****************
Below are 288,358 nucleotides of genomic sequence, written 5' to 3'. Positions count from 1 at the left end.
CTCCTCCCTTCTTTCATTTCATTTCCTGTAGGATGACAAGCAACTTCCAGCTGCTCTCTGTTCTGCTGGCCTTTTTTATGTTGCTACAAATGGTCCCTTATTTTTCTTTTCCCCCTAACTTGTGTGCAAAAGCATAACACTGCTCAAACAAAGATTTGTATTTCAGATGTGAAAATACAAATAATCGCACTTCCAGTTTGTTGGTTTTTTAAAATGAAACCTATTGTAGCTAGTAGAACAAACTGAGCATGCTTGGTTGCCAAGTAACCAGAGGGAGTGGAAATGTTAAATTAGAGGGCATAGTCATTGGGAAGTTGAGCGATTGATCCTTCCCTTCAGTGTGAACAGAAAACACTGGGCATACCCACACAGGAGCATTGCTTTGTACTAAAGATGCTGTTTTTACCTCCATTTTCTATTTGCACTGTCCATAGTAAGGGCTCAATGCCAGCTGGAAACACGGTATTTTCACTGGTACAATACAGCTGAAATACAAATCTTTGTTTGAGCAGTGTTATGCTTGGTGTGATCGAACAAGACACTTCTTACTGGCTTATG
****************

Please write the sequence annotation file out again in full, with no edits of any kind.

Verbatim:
Below are 288,358 nucleotides of genomic sequence, written 5' to 3'. Positions count from 1 at the left end.
CTCCTCCCTTCTTTCATTTCATTTCCTGTAGGATGACAAGCAACTTCCAGCTGCTCTCTGTTCTGCTGGCCTTTTTTATGTTGCTACAAATGGTCCCTTATTTTTCTTTTCCCCCTAACTTGTGTGCAAAAGCATAACACTGCTCAAACAAAGATTTGTATTTCAGATGTGAAAATACAAATAATCGCACTTCCAGTTTGTTGGTTTTTTAAAATGAAACCTATTGTAGCTAGTAGAACAAACTGAGCATGCTTGGTTGCCAAGTAACCAGAGGGAGTGGAAATGTTAAATTAGAGGGCATAGTCATTGGGAAGTTGAGCGATTGATCCTTCCCTTCAGTGTGAACAGAAAACACTGGGCATACCCACACAGGAGCATTGCTTTGTACTAAAGATGCTGTTTTTACCTCCATTTTCTATTTGCACTGTCCATAGTAAGGGCTCAATGCCAGCTGGAAACACGGTATTTTCACTGGTACAATACAGCTGAAATACAAATCTTTGTTTGAGCAGTGTTATGCTTGGTGTGATCGAACAAGACACTTCTTACTGGCTTATG